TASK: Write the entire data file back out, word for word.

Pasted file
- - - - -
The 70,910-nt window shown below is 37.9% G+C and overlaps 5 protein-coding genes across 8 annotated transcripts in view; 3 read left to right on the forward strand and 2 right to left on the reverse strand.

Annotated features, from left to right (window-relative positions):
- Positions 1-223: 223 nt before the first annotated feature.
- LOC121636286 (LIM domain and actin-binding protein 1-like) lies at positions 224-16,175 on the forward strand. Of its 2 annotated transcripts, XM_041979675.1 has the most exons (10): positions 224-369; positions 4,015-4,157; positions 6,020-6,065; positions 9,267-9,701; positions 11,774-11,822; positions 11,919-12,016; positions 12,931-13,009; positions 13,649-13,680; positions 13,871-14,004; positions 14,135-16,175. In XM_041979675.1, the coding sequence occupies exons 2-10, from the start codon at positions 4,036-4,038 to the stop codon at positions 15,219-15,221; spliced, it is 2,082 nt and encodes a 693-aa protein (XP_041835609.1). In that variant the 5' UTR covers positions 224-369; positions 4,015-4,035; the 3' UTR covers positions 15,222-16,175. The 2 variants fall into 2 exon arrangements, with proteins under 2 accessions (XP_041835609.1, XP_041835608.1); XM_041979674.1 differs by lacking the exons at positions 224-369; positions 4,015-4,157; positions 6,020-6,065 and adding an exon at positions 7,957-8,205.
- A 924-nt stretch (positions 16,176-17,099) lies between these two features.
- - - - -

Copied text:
The 70,910-nt window shown below is 37.9% G+C and overlaps 5 protein-coding genes across 8 annotated transcripts in view; 3 read left to right on the forward strand and 2 right to left on the reverse strand.

Annotated features, from left to right (window-relative positions):
- Positions 1-223: 223 nt before the first annotated feature.
- LOC121636286 (LIM domain and actin-binding protein 1-like) lies at positions 224-16,175 on the forward strand. Of its 2 annotated transcripts, XM_041979675.1 has the most exons (10): positions 224-369; positions 4,015-4,157; positions 6,020-6,065; positions 9,267-9,701; positions 11,774-11,822; positions 11,919-12,016; positions 12,931-13,009; positions 13,649-13,680; positions 13,871-14,004; positions 14,135-16,175. In XM_041979675.1, the coding sequence occupies exons 2-10, from the start codon at positions 4,036-4,038 to the stop codon at positions 15,219-15,221; spliced, it is 2,082 nt and encodes a 693-aa protein (XP_041835609.1). In that variant the 5' UTR covers positions 224-369; positions 4,015-4,035; the 3' UTR covers positions 15,222-16,175. The 2 variants fall into 2 exon arrangements, with proteins under 2 accessions (XP_041835609.1, XP_041835608.1); XM_041979674.1 differs by lacking the exons at positions 224-369; positions 4,015-4,157; positions 6,020-6,065 and adding an exon at positions 7,957-8,205.
- A 924-nt stretch (positions 16,176-17,099) lies between these two features.